Let’s get back to the basics…of Black.
Although it may seem like a pretty upfront kind of colour, Black isn’t just Black. Similar to its yang counterpart, White, that has thousands of shades and can look like every other colour except WHITE, the way we see Black will largely depend on its undertones, surrounding colours and the light that illuminate it. So, unlike that one LBD that’s equally perfect for date night, board meetings, or running errands, using Black in our homes needs a bit more of our attention and consideration.
In its simplest form, Black is made up of equal parts Yellow, Blue, and Red. Every other nuanced hue is achieved by tinkering with this recipe using primary, secondary and tertiary colours. By adding a bit of green or a tad of orange, undertones are created…and there’s the rub! Undertones are moody and change their appearances depending on who shows up to the party.
As an example, these three Blacks from Benjamin Moore are neutral (relatively equal parts Yellow, Blue, Red) and look quite similar next to each other and against a White background. But once we place them on top of Maple flooring, they seem to temper down to dark greys. That’s because the red tone in the flooring overpowers the red in the Blacks.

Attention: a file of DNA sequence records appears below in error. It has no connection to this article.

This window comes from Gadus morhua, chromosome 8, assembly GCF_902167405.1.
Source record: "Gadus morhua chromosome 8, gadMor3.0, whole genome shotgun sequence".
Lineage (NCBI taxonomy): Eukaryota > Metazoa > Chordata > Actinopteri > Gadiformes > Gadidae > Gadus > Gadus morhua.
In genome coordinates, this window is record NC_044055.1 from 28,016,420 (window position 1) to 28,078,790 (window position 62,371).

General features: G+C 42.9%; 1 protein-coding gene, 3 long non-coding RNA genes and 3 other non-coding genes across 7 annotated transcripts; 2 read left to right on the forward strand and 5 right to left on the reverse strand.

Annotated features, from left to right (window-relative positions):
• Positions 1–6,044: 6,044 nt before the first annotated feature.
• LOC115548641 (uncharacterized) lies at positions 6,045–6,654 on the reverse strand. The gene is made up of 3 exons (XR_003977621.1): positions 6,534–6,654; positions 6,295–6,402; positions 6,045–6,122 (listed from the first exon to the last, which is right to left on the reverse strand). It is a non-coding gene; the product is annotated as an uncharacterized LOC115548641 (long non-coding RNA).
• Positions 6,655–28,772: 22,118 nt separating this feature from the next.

To counteract the red tone in the flooring, you need Blacks with Green undertones or even very dark Greens, like the ones below. Here you can see that the deep, rich hue of the colours still comes through when we place them on top of Maple flooring.
So, what does this all mean for our interiors (and exteriors)? First, it means that you need to look at your space to see what colours and undertones are showing up to play. Then determine if you want to accentuate or balance these out. To accentuate, use a Black with similar undertones and to balance out, use a Black with undertones that lie opposite on the colour wheel (if you didn’t memorize this one in elementary school, don’t fret – Google will help you find one). And there you go; you’ve completed the first step in determining the right Black for your space!!
Of course, to get the designer look you want, make sure to complement this step with choosing a paint with the right LRV (Light Reflective Value) to match the style and feel you want to achieve. If you need a bit of a refresher on what LRV is and why it matters, keep an eye out on future posts.
Easy peasy, right?!
Hopefully you’re jazzed about all this new information and feel armed to tackle your project. But if I lost you at “Black is made up of equal parts Yellow, Blue, and Red”, then head on over to our Contact page and book a Discovery Call for a Colour Consultation or Design Services for your upcoming project!
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